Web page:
When buying a major CM solution there are many aspects to consider and mistakes are easily made. Fortunately there are some good best practices to apply. Below are my personal favourites of the critical success factors that corresponds to the 5 pitfalls that Tony Byrne identified a couple of years ago.
1. Setup a multidisciplinary selection team.
2. Use the RFP answers and the scoring matrix as guidelines not a fact.
3. Test the critical scenarios in a small implementation project.
4. Sign a win-win contract.
5. Focus more on the service and support organization of the Vendor than the product they are implementing.
The first 4 items are simple enough. It is a pretty straightforward activity to identify the key roles needed in a team and to use the RFP answers as a filter rather than an unchallenged truth is a natural best practice. When the proper selection team/reference group is set it is also fairly easy to produce the critical scenarios to be implemented and tested for evaluation. Signing a win-win contract is to me a success factor based on common sense. A win-loose contract will of course make the Vendor focus on other clients that are more profitable.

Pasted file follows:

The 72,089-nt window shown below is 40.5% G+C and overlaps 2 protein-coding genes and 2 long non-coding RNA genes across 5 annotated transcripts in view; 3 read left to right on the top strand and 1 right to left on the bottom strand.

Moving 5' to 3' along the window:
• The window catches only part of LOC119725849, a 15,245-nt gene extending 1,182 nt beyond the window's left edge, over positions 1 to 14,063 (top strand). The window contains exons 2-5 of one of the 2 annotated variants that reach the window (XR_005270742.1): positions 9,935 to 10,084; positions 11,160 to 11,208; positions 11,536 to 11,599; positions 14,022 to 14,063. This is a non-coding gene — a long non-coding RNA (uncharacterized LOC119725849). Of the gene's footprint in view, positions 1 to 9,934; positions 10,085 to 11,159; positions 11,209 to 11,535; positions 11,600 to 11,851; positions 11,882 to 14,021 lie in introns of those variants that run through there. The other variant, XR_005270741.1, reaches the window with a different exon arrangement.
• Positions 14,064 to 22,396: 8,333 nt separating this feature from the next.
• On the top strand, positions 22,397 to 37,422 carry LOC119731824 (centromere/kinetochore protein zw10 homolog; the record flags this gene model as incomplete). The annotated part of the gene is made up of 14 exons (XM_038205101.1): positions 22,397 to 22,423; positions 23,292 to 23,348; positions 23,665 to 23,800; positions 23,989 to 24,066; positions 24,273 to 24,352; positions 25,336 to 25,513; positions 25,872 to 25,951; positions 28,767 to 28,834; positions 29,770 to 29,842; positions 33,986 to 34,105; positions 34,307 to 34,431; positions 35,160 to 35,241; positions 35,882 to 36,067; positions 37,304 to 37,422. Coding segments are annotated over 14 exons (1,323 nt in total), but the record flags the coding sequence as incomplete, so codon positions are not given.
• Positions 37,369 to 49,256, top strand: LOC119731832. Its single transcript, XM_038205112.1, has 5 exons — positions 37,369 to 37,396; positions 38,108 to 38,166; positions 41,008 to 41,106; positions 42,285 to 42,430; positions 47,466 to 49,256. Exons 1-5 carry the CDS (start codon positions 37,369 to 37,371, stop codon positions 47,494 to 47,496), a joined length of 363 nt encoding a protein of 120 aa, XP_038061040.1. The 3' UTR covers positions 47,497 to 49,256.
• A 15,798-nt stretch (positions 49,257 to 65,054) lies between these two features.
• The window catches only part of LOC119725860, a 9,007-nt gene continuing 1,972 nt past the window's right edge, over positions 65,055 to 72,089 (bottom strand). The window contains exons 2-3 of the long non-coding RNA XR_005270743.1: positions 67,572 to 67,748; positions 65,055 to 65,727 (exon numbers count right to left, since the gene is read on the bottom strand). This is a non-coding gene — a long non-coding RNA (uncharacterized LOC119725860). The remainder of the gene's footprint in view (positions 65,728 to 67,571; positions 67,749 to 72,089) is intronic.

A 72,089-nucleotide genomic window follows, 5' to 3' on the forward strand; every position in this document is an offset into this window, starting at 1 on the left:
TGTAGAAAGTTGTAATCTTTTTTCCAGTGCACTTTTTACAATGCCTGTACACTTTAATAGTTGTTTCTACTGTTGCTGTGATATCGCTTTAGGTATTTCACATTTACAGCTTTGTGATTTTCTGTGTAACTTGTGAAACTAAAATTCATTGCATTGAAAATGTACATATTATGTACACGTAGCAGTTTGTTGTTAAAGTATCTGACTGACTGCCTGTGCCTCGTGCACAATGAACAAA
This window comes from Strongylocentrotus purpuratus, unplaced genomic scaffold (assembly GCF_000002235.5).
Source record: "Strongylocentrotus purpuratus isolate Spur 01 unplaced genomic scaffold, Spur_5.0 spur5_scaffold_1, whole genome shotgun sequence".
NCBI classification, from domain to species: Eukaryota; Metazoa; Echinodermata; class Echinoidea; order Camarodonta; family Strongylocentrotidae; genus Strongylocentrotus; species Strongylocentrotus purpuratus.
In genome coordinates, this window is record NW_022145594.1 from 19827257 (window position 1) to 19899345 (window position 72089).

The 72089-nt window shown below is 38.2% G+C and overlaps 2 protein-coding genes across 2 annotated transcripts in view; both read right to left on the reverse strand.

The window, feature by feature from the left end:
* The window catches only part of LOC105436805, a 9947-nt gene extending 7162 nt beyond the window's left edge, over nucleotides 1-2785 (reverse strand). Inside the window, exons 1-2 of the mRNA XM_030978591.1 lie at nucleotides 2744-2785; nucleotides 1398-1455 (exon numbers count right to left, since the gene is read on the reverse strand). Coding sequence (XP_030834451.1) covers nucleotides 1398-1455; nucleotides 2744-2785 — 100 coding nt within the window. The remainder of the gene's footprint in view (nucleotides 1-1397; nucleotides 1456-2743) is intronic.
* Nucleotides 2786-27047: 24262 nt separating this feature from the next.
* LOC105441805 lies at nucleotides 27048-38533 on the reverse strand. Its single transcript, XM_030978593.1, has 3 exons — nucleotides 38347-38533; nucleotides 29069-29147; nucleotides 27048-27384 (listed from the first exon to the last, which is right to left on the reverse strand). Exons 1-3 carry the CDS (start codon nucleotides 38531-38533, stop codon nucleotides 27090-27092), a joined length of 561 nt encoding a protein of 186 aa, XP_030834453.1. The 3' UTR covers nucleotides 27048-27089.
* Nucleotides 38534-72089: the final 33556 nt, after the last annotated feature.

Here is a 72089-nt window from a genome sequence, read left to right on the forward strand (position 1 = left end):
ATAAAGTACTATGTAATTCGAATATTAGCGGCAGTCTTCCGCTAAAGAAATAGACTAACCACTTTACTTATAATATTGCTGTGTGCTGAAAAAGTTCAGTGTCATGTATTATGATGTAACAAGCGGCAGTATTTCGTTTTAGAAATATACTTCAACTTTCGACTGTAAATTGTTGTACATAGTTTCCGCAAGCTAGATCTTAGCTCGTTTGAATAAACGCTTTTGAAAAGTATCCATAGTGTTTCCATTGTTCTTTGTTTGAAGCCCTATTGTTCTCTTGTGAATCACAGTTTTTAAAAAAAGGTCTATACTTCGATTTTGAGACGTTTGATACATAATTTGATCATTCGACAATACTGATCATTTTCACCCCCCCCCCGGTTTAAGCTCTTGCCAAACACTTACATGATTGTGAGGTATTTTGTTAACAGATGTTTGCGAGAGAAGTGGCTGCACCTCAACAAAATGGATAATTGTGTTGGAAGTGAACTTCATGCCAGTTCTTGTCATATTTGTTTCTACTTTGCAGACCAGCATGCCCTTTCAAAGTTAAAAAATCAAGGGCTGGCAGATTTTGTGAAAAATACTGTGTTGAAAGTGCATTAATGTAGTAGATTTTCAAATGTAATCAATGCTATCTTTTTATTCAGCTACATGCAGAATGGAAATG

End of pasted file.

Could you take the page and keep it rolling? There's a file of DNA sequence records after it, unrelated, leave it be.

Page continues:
The hardest one is to evaluate how the Vendor will match you as a client in a long-term cooperation. It is probably more complicated than finding the love of your life. There are no really good ways of dating a Vendor and in the standard selection process you usually only get one small Proof of Concept project to base the entire future relationship on. You could of course evaluate your relationship with the Vendor during a longer period of time in real implementation projects but the problem with this is of course that when you have invested a lot of time and knowledge in a solution it is very hard to change.
In order to avoid this I can only recommend that you select a CM platform that other Vendors are able to deliver. Unfortunately there are many cases where this recommendation is not applicable (the product developer is also the implementer) and you are left with an unhappy marriage or a terrible divorce.